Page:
The first thing you do when you wake up is… check your phone?

The first thing you do when you wake up is…

Check your phone?

“According to a new survey from the tech analyst company ReportLinker, 46 percent of Americans admitted to checking their smartphones before they even get out of bed in morning” (Tech Times).

Are you surprised? I am not. unfortunately, so many of us – me included! – are too attached to our phones. As if we are missing something if we are not checking it every few minutes.

Yet I’d like to suggest to change the waking-up routine. To have something else, or maybe a few things, we do before we check the phone. Simply to start the day on the right foot.

One great way to start our day is by saying Modeh Ani. This special prayer should be said as soon as we wake up, and it consists of one Hebrew sentence that can be said in English, too:

“I offer thanks to You, living and eternal King, for You have mercifully restored my soul within me; Your faithfulness is great.”

Imagine. Instead of checking if you have new notification on Facebook, if you got an email or if someone posted a beautiful picture on Instagram, you are simply stopping to reflect on the greatest gifts of all, the gift of life.

And if you already say Modeh Ani, I suggest to infuse your morning routine with even more holiness. Look into “Birkot Hashachar”, the morning blessings – it consists of many blessings that bring out even a deeper appreciation for our so many blessings; Maybe add a short learning routine, even 60 seconds, before you start your day and check your phone.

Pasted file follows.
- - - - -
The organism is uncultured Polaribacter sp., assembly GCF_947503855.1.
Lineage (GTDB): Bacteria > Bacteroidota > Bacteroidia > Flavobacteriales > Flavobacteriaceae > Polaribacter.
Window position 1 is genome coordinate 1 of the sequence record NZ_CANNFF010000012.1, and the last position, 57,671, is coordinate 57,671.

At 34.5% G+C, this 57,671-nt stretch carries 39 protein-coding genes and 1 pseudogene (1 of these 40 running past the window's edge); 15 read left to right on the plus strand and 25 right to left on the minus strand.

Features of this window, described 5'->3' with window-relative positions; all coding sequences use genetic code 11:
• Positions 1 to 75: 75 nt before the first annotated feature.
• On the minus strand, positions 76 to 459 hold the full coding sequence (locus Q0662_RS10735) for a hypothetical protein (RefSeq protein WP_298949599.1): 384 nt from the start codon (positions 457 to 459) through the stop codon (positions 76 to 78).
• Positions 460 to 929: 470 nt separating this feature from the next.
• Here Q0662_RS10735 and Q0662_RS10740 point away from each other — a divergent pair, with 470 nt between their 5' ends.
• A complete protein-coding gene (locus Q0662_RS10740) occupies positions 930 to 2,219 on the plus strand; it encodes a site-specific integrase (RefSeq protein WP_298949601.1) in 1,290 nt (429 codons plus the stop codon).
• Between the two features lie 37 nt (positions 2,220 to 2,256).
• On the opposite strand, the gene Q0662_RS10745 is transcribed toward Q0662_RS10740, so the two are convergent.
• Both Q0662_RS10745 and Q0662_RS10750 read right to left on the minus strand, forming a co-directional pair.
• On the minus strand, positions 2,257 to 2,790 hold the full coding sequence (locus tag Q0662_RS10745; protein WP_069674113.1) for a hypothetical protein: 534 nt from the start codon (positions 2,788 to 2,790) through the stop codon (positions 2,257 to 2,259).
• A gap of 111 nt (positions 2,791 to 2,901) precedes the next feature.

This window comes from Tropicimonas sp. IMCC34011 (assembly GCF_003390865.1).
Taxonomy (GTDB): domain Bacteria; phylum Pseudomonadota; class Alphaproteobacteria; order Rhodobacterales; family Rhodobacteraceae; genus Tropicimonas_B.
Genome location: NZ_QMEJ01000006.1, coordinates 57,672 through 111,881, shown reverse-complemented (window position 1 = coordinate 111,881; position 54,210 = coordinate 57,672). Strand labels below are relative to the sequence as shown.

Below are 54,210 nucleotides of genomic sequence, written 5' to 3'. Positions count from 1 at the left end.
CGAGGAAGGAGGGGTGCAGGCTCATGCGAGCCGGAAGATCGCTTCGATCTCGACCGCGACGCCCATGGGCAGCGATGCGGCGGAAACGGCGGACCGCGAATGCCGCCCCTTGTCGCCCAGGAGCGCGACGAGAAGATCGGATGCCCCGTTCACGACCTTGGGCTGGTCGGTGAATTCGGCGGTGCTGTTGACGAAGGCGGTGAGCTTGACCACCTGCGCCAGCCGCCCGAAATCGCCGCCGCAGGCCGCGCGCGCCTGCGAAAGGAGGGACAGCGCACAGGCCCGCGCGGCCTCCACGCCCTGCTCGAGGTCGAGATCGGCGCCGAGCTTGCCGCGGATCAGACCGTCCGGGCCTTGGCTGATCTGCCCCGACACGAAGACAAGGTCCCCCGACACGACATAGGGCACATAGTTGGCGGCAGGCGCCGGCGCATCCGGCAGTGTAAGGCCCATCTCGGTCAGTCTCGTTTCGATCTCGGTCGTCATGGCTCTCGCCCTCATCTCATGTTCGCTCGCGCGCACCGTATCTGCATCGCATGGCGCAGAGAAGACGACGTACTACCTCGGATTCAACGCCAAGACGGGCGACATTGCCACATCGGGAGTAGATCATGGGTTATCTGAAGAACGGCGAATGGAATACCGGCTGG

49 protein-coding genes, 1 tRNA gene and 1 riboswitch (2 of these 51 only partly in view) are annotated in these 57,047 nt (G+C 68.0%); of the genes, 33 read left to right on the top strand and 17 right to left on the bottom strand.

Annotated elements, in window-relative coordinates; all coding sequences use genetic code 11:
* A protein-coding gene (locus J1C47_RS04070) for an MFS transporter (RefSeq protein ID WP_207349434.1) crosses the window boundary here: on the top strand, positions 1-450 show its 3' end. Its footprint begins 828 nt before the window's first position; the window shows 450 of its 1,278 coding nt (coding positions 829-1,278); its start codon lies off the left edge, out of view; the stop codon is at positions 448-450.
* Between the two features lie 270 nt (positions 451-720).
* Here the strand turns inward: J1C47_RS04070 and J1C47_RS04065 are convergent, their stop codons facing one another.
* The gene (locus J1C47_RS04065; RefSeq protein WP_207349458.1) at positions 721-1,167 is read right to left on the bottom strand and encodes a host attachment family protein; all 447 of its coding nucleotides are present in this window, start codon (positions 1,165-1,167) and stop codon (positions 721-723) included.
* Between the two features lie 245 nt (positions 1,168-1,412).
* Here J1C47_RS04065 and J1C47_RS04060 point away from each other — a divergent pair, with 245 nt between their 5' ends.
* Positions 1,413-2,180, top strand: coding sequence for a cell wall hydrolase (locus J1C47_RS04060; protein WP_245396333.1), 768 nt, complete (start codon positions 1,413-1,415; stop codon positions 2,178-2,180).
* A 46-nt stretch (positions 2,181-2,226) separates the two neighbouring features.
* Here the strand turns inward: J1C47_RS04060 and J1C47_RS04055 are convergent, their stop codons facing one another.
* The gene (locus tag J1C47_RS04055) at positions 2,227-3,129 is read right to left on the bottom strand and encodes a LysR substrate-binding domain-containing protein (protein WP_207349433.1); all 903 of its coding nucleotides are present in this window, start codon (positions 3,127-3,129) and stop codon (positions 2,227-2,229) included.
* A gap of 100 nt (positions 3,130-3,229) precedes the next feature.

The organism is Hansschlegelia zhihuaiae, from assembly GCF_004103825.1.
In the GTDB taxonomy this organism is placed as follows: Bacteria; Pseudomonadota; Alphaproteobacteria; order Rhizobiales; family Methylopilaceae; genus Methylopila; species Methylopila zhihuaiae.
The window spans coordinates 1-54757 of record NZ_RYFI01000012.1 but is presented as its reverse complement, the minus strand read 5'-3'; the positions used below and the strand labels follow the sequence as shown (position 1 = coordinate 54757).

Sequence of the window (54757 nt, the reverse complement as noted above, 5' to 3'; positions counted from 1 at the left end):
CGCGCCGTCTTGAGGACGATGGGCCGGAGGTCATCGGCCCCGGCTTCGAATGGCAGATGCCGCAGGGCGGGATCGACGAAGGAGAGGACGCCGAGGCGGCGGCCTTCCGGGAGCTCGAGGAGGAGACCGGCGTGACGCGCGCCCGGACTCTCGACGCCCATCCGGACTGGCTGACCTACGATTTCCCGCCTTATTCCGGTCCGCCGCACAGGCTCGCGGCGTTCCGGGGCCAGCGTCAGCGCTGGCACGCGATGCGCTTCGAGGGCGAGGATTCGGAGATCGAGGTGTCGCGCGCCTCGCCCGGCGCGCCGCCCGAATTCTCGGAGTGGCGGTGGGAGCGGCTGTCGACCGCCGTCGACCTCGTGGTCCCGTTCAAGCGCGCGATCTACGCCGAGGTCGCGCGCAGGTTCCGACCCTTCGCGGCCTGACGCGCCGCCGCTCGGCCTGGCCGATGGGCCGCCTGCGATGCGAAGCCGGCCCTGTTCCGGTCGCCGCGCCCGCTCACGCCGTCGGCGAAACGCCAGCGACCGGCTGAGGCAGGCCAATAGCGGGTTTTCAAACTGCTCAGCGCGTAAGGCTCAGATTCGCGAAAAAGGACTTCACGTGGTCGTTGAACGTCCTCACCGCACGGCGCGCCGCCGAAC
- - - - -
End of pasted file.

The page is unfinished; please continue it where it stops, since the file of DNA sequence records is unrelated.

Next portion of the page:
In our Torah portion, we find the following verse: “From the first portion of your dough you shall give a gift to the Lord in [all] your generations”. However, if you look at the original Hebrew, you will find the word “Arisotechem”. The word Arisotechem can be translated as “your dough”, but it can also be translated as “your bed”.

In other words, “from the first moments of you waking up from bed, you should give a gift to the Lord” (the 6th Lubavitcher Rebbe).

Our first waking moments are special and precious. When we make them holy, we are setting our entire day on the right path.

About the Author
Rabbi Mendy Kaminker is the Chabad Rabbi of Hackensack, and an editorial member of